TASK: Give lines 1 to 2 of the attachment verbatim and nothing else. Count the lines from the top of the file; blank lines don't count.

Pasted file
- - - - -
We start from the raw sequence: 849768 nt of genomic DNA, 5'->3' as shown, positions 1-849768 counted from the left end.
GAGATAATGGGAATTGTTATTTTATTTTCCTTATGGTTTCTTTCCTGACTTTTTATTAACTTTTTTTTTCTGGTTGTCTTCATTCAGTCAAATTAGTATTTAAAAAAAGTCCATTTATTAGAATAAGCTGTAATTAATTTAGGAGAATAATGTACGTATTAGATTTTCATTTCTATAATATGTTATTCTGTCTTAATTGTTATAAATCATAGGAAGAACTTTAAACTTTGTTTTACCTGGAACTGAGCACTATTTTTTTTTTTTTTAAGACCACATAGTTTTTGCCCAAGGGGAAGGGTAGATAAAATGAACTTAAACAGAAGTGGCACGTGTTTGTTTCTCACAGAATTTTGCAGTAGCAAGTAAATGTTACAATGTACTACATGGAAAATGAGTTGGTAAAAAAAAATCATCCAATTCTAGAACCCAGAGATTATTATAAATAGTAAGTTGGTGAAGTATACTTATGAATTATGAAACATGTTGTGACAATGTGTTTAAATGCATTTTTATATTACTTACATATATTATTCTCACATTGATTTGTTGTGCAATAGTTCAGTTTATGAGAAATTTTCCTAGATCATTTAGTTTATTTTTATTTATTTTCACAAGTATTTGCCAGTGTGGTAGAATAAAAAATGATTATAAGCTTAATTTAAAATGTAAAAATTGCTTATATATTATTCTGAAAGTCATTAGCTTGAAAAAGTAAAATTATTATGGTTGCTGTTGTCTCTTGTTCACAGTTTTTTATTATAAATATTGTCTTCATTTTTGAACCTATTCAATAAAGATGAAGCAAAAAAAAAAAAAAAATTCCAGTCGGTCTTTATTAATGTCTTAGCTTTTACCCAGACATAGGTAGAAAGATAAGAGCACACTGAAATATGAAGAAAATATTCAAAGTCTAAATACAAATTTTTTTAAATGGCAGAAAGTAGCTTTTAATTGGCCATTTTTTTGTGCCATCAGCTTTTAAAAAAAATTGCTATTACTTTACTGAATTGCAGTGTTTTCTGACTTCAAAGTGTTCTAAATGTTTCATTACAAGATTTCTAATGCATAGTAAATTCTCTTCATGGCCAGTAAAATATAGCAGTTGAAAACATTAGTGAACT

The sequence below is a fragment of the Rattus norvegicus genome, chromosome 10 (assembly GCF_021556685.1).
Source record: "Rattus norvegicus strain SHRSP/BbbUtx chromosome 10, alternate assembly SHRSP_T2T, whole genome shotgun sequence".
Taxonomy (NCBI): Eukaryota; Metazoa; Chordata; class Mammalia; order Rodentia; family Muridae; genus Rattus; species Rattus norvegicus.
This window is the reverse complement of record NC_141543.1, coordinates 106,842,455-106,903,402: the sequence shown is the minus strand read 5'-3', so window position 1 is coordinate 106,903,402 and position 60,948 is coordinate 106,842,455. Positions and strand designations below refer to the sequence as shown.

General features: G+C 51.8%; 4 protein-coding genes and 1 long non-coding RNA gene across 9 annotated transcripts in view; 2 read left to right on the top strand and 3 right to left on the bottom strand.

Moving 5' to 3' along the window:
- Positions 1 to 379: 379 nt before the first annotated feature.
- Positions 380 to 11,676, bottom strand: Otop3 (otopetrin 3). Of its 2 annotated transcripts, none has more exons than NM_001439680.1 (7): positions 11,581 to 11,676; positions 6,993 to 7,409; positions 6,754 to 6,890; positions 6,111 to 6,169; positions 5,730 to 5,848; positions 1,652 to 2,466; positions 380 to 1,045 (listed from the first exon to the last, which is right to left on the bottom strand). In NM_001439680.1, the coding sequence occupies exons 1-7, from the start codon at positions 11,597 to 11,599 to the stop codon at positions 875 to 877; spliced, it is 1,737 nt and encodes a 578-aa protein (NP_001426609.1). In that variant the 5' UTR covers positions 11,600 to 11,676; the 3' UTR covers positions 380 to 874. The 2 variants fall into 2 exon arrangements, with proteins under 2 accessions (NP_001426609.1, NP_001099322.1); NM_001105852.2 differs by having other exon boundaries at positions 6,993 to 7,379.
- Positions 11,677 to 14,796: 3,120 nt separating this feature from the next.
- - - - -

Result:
We start from the raw sequence: 849768 nt of genomic DNA, 5'->3' as shown, positions 1-849768 counted from the left end.
GAGATAATGGGAATTGTTATTTTATTTTCCTTATGGTTTCTTTCCTGACTTTTTATTAACTTTTTTTTTCTGGTTGTCTTCATTCAGTCAAATTAGTATTTAAAAAAAGTCCATTTATTAGAATAAGCTGTAATTAATTTAGGAGAATAATGTACGTATTAGATTTTCATTTCTATAATATGTTATTCTGTCTTAATTGTTATAAATCATAGGAAGAACTTTAAACTTTGTTTTACCTGGAACTGAGCACTATTTTTTTTTTTTTTAAGACCACATAGTTTTTGCCCAAGGGGAAGGGTAGATAAAATGAACTTAAACAGAAGTGGCACGTGTTTGTTTCTCACAGAATTTTGCAGTAGCAAGTAAATGTTACAATGTACTACATGGAAAATGAGTTGGTAAAAAAAAATCATCCAATTCTAGAACCCAGAGATTATTATAAATAGTAAGTTGGTGAAGTATACTTATGAATTATGAAACATGTTGTGACAATGTGTTTAAATGCATTTTTATATTACTTACATATATTATTCTCACATTGATTTGTTGTGCAATAGTTCAGTTTATGAGAAATTTTCCTAGATCATTTAGTTTATTTTTATTTATTTTCACAAGTATTTGCCAGTGTGGTAGAATAAAAAATGATTATAAGCTTAATTTAAAATGTAAAAATTGCTTATATATTATTCTGAAAGTCATTAGCTTGAAAAAGTAAAATTATTATGGTTGCTGTTGTCTCTTGTTCACAGTTTTTTATTATAAATATTGTCTTCATTTTTGAACCTATTCAATAAAGATGAAGCAAAAAAAAAAAAAAAATTCCAGTCGGTCTTTATTAATGTCTTAGCTTTTACCCAGACATAGGTAGAAAGATAAGAGCACACTGAAATATGAAGAAAATATTCAAAGTCTAAATACAAATTTTTTTAAATGGCAGAAAGTAGCTTTTAATTGGCCATTTTTTTGTGCCATCAGCTTTTAAAAAAAATTGCTATTACTTTACTGAATTGCAGTGTTTTCTGACTTCAAAGTGTTCTAAATGTTTCATTACAAGATTTCTAATGCATAGTAAATTCTCTTCATGGCCAGTAAAATATAGCAGTTGAAAACATTAGTGAACT